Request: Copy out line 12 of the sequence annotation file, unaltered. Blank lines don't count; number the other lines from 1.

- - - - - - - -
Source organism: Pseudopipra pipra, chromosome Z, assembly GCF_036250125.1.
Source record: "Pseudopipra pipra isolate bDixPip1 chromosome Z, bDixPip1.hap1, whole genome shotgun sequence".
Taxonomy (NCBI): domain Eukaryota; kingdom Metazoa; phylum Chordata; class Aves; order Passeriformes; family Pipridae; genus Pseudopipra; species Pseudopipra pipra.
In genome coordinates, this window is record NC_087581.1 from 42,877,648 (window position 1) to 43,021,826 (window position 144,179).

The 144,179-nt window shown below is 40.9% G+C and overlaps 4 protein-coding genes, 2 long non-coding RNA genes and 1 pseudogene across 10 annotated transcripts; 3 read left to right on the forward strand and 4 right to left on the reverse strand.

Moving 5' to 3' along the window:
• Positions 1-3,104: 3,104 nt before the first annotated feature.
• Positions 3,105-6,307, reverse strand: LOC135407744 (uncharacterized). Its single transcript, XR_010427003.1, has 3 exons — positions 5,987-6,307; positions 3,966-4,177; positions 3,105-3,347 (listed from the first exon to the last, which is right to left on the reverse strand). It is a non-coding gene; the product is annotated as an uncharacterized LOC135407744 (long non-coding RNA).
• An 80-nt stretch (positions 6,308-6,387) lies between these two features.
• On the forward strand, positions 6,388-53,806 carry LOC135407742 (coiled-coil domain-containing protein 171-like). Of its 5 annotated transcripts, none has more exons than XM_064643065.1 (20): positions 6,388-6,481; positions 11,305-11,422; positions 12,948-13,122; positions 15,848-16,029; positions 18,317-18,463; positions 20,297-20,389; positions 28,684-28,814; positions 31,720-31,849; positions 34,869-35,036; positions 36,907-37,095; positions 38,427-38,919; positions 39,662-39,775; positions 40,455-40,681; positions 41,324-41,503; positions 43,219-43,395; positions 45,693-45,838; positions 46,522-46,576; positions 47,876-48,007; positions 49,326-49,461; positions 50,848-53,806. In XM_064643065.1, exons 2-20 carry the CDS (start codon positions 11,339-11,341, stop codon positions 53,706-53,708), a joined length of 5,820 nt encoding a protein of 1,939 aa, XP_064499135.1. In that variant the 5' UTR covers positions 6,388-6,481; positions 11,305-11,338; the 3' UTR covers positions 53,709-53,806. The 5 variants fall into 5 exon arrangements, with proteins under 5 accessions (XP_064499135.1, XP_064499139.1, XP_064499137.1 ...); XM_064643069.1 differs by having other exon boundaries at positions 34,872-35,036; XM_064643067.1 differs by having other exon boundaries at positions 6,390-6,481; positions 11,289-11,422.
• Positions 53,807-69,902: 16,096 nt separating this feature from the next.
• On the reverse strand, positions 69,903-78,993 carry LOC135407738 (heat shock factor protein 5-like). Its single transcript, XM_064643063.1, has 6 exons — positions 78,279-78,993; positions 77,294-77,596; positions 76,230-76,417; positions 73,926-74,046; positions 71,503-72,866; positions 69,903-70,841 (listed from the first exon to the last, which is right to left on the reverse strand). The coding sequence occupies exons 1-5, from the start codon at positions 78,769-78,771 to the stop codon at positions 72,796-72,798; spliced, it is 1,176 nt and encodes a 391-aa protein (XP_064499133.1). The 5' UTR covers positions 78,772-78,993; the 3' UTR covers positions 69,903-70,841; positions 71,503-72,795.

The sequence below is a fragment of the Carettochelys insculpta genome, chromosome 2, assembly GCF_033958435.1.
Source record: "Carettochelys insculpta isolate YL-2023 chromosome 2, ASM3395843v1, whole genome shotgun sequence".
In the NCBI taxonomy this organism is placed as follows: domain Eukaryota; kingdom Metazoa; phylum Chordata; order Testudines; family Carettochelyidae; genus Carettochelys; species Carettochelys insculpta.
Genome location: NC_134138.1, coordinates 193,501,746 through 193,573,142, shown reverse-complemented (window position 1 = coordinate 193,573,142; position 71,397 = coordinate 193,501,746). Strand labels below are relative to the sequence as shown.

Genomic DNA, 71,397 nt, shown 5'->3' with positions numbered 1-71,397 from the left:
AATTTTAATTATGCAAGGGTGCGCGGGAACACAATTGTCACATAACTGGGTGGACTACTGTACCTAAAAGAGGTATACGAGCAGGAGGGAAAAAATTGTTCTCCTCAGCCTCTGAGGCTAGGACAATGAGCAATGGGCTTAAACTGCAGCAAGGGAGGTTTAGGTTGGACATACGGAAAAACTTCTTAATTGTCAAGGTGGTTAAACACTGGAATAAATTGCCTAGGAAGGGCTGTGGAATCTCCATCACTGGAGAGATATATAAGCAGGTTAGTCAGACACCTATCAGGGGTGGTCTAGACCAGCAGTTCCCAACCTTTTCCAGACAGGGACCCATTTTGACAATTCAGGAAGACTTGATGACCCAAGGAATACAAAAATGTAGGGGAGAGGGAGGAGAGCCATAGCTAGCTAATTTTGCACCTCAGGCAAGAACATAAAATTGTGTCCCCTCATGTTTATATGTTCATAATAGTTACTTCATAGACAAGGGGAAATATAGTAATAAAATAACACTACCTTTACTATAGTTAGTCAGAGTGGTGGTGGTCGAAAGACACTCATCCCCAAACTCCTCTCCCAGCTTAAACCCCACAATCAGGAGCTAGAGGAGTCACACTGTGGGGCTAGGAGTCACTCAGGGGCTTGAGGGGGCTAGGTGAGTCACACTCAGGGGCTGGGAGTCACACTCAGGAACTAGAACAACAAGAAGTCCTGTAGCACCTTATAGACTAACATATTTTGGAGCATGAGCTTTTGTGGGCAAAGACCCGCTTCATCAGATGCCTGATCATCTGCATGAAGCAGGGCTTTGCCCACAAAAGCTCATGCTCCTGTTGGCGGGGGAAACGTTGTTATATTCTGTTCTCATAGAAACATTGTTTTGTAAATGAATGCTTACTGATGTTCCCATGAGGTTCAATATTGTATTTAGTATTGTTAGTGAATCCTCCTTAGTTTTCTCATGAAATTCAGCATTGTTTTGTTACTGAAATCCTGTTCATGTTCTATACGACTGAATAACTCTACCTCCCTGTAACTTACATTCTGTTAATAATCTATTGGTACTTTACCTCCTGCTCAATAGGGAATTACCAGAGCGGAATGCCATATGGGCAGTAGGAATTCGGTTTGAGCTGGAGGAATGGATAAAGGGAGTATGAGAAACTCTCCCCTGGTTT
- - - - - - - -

• On the reverse strand, positions 69,903-78,993 carry LOC135407738 (heat shock factor protein 5-like). Its single transcript, XM_064643063.1, has 6 exons — positions 78,279-78,993; positions 77,294-77,596; positions 76,230-76,417; positions 73,926-74,046; positions 71,503-72,866; positions 69,903-70,841 (listed from the first exon to the last, which is right to left on the reverse strand). The coding sequence occupies exons 1-5, from the start codon at positions 78,769-78,771 to the stop codon at positions 72,796-72,798; spliced, it is 1,176 nt and encodes a 391-aa protein (XP_064499133.1). The 5' UTR covers positions 78,772-78,993; the 3' UTR covers positions 69,903-70,841; positions 71,503-72,795.